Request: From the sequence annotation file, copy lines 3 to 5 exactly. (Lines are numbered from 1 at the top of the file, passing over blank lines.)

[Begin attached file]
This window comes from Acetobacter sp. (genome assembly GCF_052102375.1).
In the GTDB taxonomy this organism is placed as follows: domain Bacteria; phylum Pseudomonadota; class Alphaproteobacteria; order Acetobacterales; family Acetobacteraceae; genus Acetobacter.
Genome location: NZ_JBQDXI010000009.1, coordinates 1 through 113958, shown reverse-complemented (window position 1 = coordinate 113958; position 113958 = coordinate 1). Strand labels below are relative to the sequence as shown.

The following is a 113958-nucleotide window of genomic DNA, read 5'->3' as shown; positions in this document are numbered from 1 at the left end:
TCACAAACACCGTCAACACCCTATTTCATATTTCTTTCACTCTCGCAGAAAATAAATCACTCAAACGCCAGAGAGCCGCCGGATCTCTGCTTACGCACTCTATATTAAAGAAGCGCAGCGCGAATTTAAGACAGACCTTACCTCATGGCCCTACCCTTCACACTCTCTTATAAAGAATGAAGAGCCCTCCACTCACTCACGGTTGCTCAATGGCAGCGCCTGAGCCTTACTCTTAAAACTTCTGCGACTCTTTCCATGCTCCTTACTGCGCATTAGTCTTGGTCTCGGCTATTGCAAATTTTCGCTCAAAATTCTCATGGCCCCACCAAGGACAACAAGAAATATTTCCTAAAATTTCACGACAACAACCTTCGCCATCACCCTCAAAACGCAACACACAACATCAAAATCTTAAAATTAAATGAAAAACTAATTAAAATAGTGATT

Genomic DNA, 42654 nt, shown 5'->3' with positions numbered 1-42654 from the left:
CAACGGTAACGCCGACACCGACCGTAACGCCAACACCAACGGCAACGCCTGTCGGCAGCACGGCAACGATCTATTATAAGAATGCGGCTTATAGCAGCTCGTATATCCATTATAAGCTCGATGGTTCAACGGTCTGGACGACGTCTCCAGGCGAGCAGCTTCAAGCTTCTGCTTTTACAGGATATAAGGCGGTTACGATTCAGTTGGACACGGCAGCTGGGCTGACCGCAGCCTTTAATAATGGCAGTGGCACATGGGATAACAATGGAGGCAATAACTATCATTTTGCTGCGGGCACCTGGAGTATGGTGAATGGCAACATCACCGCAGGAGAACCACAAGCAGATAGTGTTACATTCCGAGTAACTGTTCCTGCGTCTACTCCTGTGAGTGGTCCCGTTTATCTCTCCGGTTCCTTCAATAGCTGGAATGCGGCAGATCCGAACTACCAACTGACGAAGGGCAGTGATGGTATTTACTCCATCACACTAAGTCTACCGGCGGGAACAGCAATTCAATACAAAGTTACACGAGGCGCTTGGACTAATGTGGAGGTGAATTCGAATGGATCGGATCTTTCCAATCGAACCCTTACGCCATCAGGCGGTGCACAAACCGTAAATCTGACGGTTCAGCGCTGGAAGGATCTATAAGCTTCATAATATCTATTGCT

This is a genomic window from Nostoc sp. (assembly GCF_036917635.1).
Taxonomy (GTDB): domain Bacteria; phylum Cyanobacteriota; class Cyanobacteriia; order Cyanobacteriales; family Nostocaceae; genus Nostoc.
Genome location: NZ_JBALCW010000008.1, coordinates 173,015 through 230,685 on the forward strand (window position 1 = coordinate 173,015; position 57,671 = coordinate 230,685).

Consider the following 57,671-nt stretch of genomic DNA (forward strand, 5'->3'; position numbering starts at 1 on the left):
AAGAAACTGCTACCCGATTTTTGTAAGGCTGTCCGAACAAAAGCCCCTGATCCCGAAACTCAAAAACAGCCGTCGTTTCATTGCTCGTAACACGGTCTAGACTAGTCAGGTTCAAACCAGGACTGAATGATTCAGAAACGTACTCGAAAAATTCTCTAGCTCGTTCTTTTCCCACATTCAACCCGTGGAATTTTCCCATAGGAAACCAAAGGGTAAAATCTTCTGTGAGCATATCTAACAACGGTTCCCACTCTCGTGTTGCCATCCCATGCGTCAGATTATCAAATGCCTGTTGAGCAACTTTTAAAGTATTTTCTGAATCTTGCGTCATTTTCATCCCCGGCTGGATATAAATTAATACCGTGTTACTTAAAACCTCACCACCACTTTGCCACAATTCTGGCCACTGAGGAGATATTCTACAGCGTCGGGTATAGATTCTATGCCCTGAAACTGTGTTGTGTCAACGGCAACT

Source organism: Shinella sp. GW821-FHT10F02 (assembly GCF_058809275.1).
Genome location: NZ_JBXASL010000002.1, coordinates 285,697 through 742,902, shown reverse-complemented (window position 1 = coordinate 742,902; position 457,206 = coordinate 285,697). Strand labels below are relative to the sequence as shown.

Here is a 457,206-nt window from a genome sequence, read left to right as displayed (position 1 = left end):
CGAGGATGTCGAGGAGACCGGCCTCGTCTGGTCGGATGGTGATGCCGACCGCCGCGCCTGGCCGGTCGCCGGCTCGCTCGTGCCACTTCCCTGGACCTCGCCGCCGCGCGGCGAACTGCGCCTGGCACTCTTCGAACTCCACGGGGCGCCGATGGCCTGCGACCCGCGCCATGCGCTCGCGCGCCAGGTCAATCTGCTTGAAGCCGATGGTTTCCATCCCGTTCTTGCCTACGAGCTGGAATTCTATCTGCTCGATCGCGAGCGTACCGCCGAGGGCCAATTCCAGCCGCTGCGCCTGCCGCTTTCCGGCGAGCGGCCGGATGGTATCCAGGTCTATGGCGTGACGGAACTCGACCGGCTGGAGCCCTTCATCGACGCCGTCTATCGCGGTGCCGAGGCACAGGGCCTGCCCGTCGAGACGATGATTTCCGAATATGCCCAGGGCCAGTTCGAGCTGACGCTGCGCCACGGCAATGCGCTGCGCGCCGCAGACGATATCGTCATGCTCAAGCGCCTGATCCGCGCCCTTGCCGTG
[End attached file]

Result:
Genome location: NZ_JBQDXI010000009.1, coordinates 1 through 113958, shown reverse-complemented (window position 1 = coordinate 113958; position 113958 = coordinate 1). Strand labels below are relative to the sequence as shown.

The following is a 113958-nucleotide window of genomic DNA, read 5'->3' as shown; positions in this document are numbered from 1 at the left end:
TCACAAACACCGTCAACACCCTATTTCATATTTCTTTCACTCTCGCAGAAAATAAATCACTCAAACGCCAGAGAGCCGCCGGATCTCTGCTTACGCACTCTATATTAAAGAAGCGCAGCGCGAATTTAAGACAGACCTTACCTCATGGCCCTACCCTTCACACTCTCTTATAAAGAATGAAGAGCCCTCCACTCACTCACGGTTGCTCAATGGCAGCGCCTGAGCCTTACTCTTAAAACTTCTGCGACTCTTTCCATGCTCCTTACTGCGCATTAGTCTTGGTCTCGGCTATTGCAAATTTTCGCTCAAAATTCTCATGGCCCCACCAAGGACAACAAGAAATATTTCCTAAAATTTCACGACAACAACCTTCGCCATCACCCTCAAAACGCAACACACAACATCAAAATCTTAAAATTAAATGAAAAACTAATTAAAATAGTGATT